So, the house turned upside down, Kwong began to pack her things and arranged to stay with friends. But then something very unexpected happened.
"Come Saturday morning at 5am, I've got my whole room packed up near the door in boxes ready to go. Everyone's asleep but I suddenly wake up because suddenly these footsteps are quickly coming down the hallway and into my room. It's my father. This grown man, sobbing like a little baby. Now, my father up until that point didn't really cry. He was 52, and a great provider with lots of good points but he was a real macho bloke. And it was actually quite funny because even though dad's full Chinese he spoke like Paul Hogan."
Kwong says she's never seen anything like it. "He said "hun, I can't do it. You're my baby. You're my only daughter. I want you to stay. I don't understand what you're doing, I don't understand your life, but I accept it now. I can't do this.'
"The other option, of course, would have been to say nothing." says Kwong. "But that would have been living a lie. And how could you suppress this from your parents who you're very close to? It just wasn't an option for me. I had to tell them. It was who I was. So, we had a big hug, he picked himself up off the bed, and took himself off to golf."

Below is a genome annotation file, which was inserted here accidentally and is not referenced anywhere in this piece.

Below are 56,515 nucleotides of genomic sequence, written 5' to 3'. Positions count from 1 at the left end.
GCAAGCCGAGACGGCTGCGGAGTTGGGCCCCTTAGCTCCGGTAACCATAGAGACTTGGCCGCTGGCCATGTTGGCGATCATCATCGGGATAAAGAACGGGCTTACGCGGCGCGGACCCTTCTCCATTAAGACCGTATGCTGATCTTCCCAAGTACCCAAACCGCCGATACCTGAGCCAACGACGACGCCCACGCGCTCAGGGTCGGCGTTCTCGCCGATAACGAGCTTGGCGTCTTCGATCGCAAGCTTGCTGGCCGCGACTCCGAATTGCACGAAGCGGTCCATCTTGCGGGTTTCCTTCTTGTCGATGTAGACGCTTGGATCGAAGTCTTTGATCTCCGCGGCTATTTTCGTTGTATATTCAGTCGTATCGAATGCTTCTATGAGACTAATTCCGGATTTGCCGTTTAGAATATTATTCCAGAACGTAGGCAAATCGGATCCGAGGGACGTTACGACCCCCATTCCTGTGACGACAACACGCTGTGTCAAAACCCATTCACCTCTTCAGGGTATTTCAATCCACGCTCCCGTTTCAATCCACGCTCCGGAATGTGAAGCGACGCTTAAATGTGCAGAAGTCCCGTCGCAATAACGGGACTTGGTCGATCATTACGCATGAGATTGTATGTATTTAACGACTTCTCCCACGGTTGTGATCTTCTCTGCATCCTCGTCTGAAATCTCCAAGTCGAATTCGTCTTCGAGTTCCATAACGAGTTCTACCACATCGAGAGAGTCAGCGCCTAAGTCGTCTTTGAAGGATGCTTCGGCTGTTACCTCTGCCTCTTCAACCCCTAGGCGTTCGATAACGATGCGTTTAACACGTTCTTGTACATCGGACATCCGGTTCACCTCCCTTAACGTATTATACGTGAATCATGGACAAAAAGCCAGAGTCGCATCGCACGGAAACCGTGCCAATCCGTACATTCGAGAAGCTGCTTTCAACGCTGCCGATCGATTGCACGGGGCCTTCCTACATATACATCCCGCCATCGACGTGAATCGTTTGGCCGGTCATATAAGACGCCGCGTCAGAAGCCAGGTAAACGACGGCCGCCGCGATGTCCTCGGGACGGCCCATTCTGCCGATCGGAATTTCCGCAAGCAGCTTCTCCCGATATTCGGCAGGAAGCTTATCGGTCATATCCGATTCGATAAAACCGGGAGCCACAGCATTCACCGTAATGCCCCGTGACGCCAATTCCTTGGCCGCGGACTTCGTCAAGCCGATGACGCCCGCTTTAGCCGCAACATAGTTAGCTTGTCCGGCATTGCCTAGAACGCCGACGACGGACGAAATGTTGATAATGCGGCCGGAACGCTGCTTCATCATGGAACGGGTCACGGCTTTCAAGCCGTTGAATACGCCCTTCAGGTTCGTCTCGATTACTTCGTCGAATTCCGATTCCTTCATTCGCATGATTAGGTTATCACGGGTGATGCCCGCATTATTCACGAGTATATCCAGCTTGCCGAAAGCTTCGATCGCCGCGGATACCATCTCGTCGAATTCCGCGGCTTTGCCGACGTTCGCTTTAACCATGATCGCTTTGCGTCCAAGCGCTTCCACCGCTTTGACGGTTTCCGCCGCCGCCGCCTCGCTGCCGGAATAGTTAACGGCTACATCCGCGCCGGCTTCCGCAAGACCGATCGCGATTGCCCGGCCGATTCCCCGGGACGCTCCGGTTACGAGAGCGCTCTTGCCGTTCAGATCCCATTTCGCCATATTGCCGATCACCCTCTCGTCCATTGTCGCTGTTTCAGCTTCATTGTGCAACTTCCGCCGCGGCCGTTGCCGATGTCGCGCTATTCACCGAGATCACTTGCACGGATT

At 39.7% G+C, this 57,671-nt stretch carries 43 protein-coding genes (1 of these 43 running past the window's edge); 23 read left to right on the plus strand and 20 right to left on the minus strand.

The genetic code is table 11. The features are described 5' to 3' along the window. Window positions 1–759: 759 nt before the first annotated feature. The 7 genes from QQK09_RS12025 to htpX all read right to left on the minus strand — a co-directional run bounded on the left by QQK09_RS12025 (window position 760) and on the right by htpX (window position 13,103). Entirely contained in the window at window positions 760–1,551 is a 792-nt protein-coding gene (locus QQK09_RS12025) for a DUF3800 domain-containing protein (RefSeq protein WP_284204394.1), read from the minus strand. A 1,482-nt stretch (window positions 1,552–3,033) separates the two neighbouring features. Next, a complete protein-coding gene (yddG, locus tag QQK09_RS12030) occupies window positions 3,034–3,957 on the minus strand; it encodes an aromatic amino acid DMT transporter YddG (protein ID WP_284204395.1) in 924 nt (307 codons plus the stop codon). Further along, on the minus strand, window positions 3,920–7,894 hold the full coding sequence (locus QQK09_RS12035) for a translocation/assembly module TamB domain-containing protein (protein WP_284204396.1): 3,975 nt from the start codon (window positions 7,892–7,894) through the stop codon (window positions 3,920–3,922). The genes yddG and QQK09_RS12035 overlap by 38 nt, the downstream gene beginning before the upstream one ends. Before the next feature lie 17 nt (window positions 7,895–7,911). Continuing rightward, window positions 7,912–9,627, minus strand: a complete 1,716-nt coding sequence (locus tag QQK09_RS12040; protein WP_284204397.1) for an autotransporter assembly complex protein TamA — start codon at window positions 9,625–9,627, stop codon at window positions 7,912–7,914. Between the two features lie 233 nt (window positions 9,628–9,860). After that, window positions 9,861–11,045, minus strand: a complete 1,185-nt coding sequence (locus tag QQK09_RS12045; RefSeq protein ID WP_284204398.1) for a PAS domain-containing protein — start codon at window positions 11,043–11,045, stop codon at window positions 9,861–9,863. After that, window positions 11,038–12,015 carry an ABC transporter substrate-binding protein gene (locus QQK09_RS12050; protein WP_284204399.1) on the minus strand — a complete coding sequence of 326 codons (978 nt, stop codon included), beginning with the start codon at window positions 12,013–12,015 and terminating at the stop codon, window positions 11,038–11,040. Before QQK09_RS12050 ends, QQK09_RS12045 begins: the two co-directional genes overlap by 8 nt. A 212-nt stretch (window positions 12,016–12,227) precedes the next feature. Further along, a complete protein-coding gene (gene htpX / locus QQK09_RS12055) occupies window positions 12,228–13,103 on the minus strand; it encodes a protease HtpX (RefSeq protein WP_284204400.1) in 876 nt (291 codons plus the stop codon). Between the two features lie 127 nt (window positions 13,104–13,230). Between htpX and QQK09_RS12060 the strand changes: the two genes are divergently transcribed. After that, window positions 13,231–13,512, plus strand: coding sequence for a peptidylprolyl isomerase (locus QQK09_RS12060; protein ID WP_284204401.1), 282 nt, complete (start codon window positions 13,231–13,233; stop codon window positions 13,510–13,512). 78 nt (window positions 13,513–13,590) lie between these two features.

It turned out to be the turning point for Kwong and her father, who enjoyed an entirely different and very close relationship until he died of prostate cancer in 2006. Further, it was the defining moment that spurred her on to great things. "Even though at the time I thought I'd destroyed the whole family, it set me in good stead for the rest of my life. Because no matter how scary you think it is to tell the truth, you never know - look at the way this turned out. From that moment onwards, I thought, I'm just going for gold."
The same year Kwong lost her father, she met her current partner of 10 years, Nell. An artist and devout Buddhist who goes by her first name only, she and Kwong met at Roslyn Oxley Gallery back in 2004. "The place was wall to wall with people but she came straight up to introduce herself to me," says Kwong. "She was like 'Hi, my name's Nell.' That's what I love about her - she's so upfront, she's the girl from Maitland. And I was like 'oh, hi. Hi Nell.' And that was that."